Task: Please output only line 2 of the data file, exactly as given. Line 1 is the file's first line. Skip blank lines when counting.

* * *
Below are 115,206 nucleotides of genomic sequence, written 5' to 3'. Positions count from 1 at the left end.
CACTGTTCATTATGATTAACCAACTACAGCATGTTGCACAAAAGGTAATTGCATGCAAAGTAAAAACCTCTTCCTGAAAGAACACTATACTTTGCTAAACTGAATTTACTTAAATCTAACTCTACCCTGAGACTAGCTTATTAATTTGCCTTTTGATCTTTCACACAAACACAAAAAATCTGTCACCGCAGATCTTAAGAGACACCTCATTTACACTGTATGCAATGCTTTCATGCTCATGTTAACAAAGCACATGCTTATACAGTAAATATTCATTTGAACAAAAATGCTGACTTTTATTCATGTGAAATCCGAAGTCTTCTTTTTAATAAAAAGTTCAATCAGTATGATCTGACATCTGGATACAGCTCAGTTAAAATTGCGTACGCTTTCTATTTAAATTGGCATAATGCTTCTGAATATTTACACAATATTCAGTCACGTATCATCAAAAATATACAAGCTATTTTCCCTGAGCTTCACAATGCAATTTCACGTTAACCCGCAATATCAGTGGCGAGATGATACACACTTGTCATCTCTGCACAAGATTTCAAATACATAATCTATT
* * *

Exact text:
CACTGTTCATTATGATTAACCAACTACAGCATGTTGCACAAAAGGTAATTGCATGCAAAGTAAAAACCTCTTCCTGAAAGAACACTATACTTTGCTAAACTGAATTTACTTAAATCTAACTCTACCCTGAGACTAGCTTATTAATTTGCCTTTTGATCTTTCACACAAACACAAAAAATCTGTCACCGCAGATCTTAAGAGACACCTCATTTACACTGTATGCAATGCTTTCATGCTCATGTTAACAAAGCACATGCTTATACAGTAAATATTCATTTGAACAAAAATGCTGACTTTTATTCATGTGAAATCCGAAGTCTTCTTTTTAATAAAAAGTTCAATCAGTATGATCTGACATCTGGATACAGCTCAGTTAAAATTGCGTACGCTTTCTATTTAAATTGGCATAATGCTTCTGAATATTTACACAATATTCAGTCACGTATCATCAAAAATATACAAGCTATTTTCCCTGAGCTTCACAATGCAATTTCACGTTAACCCGCAATATCAGTGGCGAGATGATACACACTTGTCATCTCTGCACAAGATTTCAAATACATAATCTATT